Former Oxford University Hospitals CIO sentenced for NHS fraud

A senior NHS hospital manager has been sentenced to two years’ imprisonment, suspended for two years.

Published: 23/01/2020

A senior NHS hospital manager, who gained his job by falsely stating he had a degree, has been sentenced to two years’ imprisonment, suspended for two years for fraud against the NHS (Oxford Crown Court, 23rd January 2020).

Peter Knight was a Director on the Board of Oxford University Hospitals (OUH) NHS Foundation Trust, serving as its Chief Information and Digital Officer from August 2016 until his resignation in September 2018.

He has been ordered by the court to complete 30 hours of rehabilitation and 200 hours of unpaid work.

The locally-led fraud investigation began after an anonymous tipoff was reported by OUH’s Chief Finance Officer to the Trust’s Local Counter Fraud Specialist (LCFS).

All of the Trust’s executive and non–executive directors’ files had been updated in November 2017 as part of its duties under the fit and proper persons checks. However, when checked during the investigation, Knight’s HR file did not contain a copy of the degree certificate he had claimed to have.

Possessing a relevant degree was not formally an essential requirement for applicants: those with "at least ten years’ experience in senior management positions within sizable organisations" could apply without one.

Knight pleaded guilty at his first appearance on 3rd December 2019 at Oxford Magistrates Court.

Sue Frith, CEO of the NHS Counter Fraud Authority, said today:

"Today’s sentencing of Peter Knight for fraud against the NHS is a reminder that the law and the rules apply to all in the NHS. Anyone who obtains an NHS job through lying is committing fraud. Any suspicion of fraud against the NHS should be reported via our fraud and corruption reporting line, either online or by telephone."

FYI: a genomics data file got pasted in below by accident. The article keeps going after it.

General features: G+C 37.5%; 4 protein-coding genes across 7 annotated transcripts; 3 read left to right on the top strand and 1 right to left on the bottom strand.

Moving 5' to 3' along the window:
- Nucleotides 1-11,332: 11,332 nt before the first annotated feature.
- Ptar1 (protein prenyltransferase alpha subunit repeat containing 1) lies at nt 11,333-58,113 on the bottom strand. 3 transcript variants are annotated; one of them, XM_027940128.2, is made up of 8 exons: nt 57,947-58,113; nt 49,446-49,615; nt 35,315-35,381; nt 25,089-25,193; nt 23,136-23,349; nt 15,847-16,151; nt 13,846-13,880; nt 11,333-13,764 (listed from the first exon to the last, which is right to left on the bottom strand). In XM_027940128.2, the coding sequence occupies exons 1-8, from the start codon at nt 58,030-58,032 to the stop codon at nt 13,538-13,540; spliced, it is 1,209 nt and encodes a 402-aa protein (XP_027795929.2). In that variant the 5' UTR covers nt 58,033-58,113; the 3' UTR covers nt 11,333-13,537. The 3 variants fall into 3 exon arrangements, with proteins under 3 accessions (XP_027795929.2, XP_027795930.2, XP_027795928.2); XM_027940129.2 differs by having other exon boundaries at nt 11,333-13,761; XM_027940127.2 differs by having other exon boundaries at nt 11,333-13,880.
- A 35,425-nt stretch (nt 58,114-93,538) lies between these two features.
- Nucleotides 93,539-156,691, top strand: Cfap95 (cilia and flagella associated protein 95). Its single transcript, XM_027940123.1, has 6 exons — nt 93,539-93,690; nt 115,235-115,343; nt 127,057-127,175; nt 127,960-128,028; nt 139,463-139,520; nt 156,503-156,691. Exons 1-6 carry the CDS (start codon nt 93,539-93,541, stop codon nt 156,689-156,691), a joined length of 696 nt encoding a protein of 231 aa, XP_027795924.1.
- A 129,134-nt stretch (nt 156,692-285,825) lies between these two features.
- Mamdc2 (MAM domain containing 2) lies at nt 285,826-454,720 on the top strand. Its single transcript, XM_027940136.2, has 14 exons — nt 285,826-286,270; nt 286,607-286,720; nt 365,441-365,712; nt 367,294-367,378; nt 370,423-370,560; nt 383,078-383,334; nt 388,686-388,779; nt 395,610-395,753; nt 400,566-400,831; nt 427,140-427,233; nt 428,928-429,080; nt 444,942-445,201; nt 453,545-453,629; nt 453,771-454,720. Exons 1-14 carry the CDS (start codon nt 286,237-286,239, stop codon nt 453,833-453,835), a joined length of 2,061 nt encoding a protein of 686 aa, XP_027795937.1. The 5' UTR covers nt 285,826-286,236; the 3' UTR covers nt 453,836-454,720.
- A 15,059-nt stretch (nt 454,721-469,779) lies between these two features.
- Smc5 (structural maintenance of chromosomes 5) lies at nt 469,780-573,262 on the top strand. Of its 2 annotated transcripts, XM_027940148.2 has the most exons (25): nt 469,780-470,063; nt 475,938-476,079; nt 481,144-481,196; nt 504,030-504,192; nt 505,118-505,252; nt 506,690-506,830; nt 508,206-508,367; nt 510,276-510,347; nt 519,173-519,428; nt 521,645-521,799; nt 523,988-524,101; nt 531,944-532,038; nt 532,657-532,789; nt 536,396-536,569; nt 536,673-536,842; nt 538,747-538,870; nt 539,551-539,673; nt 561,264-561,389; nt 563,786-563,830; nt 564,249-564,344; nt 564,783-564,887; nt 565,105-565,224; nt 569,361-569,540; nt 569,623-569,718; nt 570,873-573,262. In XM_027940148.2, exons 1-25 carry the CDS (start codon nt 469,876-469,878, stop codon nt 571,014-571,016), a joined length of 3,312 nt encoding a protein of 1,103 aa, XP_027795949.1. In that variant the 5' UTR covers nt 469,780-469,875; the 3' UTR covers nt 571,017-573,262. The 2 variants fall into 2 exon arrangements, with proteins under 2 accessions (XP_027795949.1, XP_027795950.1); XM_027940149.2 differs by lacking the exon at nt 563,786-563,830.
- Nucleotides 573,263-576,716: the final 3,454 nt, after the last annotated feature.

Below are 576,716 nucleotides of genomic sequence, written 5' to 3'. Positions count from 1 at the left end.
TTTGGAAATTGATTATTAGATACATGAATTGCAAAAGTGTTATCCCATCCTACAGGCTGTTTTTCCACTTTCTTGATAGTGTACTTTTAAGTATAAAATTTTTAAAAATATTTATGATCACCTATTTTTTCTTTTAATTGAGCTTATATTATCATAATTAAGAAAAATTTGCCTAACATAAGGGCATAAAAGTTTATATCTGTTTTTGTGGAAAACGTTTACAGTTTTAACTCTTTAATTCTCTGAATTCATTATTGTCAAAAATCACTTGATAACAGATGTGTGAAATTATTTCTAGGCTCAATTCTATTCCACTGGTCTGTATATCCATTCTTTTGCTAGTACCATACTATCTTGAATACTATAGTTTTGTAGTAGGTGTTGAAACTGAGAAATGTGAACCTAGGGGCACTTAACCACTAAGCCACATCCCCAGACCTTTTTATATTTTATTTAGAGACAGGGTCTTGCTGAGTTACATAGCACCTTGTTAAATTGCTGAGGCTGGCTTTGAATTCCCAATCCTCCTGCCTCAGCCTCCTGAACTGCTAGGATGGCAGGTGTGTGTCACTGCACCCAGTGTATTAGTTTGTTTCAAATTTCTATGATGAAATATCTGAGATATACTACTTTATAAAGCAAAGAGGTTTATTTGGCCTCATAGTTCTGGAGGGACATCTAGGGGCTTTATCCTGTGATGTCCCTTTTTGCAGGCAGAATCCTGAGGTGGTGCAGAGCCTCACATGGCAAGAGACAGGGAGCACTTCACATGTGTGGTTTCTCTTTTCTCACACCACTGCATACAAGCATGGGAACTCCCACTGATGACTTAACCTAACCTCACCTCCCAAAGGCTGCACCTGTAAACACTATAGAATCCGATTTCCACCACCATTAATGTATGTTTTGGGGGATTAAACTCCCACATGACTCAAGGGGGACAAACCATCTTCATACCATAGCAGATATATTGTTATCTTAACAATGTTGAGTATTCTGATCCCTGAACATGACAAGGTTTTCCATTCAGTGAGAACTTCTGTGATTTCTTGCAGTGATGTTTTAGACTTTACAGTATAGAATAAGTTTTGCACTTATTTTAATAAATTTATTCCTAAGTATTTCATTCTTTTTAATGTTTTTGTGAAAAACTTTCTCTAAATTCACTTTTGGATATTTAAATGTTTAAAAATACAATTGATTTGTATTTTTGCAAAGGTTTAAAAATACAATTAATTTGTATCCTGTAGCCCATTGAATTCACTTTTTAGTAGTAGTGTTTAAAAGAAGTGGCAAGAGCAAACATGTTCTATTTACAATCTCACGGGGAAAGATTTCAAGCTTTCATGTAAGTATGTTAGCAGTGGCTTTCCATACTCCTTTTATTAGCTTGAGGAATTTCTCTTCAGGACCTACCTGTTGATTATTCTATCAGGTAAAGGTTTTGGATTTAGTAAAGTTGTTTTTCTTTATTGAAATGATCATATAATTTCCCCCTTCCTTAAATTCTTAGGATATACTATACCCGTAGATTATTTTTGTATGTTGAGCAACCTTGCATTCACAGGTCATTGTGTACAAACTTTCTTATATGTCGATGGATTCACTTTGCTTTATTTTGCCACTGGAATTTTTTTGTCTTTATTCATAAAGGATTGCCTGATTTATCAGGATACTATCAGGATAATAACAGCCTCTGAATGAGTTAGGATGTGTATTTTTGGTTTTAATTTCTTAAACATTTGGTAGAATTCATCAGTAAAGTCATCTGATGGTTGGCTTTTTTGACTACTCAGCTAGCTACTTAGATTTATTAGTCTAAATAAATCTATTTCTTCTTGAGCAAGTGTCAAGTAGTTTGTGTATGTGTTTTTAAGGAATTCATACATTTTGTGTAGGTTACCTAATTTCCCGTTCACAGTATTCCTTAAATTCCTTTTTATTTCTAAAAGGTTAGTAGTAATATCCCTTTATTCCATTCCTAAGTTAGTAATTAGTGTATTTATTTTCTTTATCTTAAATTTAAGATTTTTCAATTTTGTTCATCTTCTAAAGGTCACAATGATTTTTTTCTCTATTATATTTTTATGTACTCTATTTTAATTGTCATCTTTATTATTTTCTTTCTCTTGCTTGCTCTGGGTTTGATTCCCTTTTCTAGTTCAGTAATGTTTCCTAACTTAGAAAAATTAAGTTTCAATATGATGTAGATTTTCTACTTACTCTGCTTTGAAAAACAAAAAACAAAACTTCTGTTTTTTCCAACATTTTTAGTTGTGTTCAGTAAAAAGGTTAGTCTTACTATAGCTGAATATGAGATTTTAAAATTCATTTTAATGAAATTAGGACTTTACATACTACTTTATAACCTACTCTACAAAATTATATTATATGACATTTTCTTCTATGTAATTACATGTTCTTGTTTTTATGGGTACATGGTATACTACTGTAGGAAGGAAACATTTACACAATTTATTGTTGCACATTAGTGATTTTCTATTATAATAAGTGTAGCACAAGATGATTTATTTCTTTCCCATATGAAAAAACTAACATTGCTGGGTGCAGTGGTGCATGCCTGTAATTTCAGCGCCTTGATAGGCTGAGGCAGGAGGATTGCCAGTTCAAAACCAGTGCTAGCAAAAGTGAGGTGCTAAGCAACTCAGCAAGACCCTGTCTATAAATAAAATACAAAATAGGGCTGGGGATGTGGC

Notes to Editors

  1. For more details visit the website www.cfa.nhs.uk
  2. NHS Counter Fraud Authority is a Special Health Authority established under the NHS Act 2006 as amended.
  3. When NHSCFA uses the term 'fraud', we refer to a range of economic crimes, such as fraud, bribery, corruption or any other illegal acts committed by an individual or group of individuals to obtain a financial or professional gain.
  4. NHSCFA will also support the work of the NHS Counter Fraud Service (Wales).
  5. NHSCFA will work closely with NHS Local Counter Fraud Specialists across the NHS in England to ensure that healthcare crime is tackled and a culture of fraud prevention and deterrence is in place.
  6. There are some 300 professionally trained and accredited Local Counter Fraud Specialists in place within health bodies across England and Wales.
  7. Crimestoppers is an independent charity
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Report any suspicions or concerns about fraud against the NHS to the NHSCFA.

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